Developing Together Social Work  Teaching Partnership

Blog Post: Some Excellent Men


By Dermot Brady, Senior Lecturer in Social Work at Kingston University

Masks by children who experienced domestic abuse in their home, created as part of their recovery process

This photograph is one I took in Hong Kong some years ago. It shows masks that children who experienced domestic abuse in their home created as part of their recovery process. I find them sad, but beautiful. I am using the picture because I haven’t taken one of the group of foster carers that I was invited by Delroy Parkes to talk to last night. This was a male foster carers support group facilitated by National Fostering Agency (NFA). So there are links between this group and children’s experiences. Taking pictures of the men might enable identification of the children they foster so I won’t be doing that. Perhaps this gives a little insight into what might be involved in fostering. 

Delroy has been running these groups for a while and asked me to come along and talk about the work we do with Caring Dads, so I talked about the programme. I hoped that it was a way of having a conversation about men, men’s violence and their capacity to change. I have been working in this field for a long time and it would be easy to fall into old tropes about all men being…well, whatever. I think that if we have low expectations of men, particularly in relation to our ability to nurture and care for children, we run the risks of having our low expectations met and also of placing all the work of parenting children squarely on women’s shoulders. 

As our discussion went on, and overran, some of the themes you might expect emerged. The men talked about the scant information they would get about the children they looked after, the persistence required to stay with this work over many years, the assumption frequently made by professionals that the men were the B carer, that people would ask their wives and partners about the children and not them. We talked about the differences between their childhoods and how things are now, the hitting of children that was commonplace when they grew up and the different ways they approached their own parenting.  We discussed the backgrounds of the men on Caring Dads groups and how the children they cared for often came from families where domestic abuse was the norm.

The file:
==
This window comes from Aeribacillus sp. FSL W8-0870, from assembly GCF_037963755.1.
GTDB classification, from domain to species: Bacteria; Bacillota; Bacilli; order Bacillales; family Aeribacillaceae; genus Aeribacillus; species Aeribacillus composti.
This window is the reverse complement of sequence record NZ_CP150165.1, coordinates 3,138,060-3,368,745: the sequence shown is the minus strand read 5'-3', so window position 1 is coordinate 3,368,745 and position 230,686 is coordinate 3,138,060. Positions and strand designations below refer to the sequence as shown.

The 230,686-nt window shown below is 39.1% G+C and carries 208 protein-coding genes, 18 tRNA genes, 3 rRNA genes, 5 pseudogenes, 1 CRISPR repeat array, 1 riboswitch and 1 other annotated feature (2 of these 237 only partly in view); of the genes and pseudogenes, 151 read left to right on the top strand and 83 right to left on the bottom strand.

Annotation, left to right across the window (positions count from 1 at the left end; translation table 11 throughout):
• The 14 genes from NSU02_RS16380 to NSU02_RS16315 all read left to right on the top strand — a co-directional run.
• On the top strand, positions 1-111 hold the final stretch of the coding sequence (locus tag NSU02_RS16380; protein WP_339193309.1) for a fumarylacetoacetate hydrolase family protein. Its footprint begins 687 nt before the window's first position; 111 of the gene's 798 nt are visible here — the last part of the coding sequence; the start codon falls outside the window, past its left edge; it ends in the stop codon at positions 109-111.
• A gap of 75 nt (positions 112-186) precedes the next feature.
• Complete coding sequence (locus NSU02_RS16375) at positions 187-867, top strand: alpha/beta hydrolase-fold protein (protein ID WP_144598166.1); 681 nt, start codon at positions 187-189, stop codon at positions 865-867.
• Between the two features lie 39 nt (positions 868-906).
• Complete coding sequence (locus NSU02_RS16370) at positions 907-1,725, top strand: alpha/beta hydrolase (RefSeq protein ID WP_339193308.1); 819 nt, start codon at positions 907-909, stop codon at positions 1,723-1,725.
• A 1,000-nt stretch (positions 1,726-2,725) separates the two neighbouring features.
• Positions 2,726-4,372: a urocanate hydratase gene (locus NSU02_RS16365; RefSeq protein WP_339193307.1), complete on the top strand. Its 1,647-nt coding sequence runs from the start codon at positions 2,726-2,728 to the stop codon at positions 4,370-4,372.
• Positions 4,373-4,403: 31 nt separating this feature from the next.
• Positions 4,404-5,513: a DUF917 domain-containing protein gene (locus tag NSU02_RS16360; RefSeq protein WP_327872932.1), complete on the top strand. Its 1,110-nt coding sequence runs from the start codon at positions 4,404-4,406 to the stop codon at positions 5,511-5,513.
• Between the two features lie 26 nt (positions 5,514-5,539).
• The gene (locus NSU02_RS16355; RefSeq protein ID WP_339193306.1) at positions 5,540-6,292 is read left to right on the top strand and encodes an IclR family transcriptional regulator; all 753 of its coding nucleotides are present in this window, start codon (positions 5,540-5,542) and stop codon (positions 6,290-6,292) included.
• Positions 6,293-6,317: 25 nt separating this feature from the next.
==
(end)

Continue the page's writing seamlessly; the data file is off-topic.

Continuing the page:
It was a useful and enlightening discussion for me and the men said it was useful too, although that might just be politeness. At the end of the session, I thanked them for inviting me along and I said that it was genuinely a privilege for me. That’s the kind of thing that people, including me, sometimes just rattle out as the done thing, but I really meant it. And then one man asked me what I had learned from being there.

Good question. So this is what I learned. You need an awful lot of persistence and strength to persist with fostering over many years. You need to know how to build trust with children who have often been traumatised by their experiences in the home and by how the system responds. You have to love and care for those children and to do that you have to get to know them and understand their behaviour, particularly when they are angry, or sad, or scared. You have to work closely with your wife or partner and there has to be equality in your relationship or else you are not going to be able to keep going and you certainly won’t be able to work together in the interest of the children. You’d best have a sense of humour and not take yourself too seriously at times, but you have to know when things are serious. You understand that seeking support is important and you are ok with that, but the support is often informal and comes from other men doing the same work as you. Love is work, so work at that. There are certainly some men who are not doing a great job at parenting, who neglect and abuse their children and the women in their lives. I think they deserve a chance to change and I know not everyone will agree with me on that. I don’t forget the women either, as I know that they are so often the one constant in many children’s lives. I also know that most of us are trying to live a decent life and be good enough men. And I know that there are also, just like this group in Crystal Palace on a September evening, some excellent men.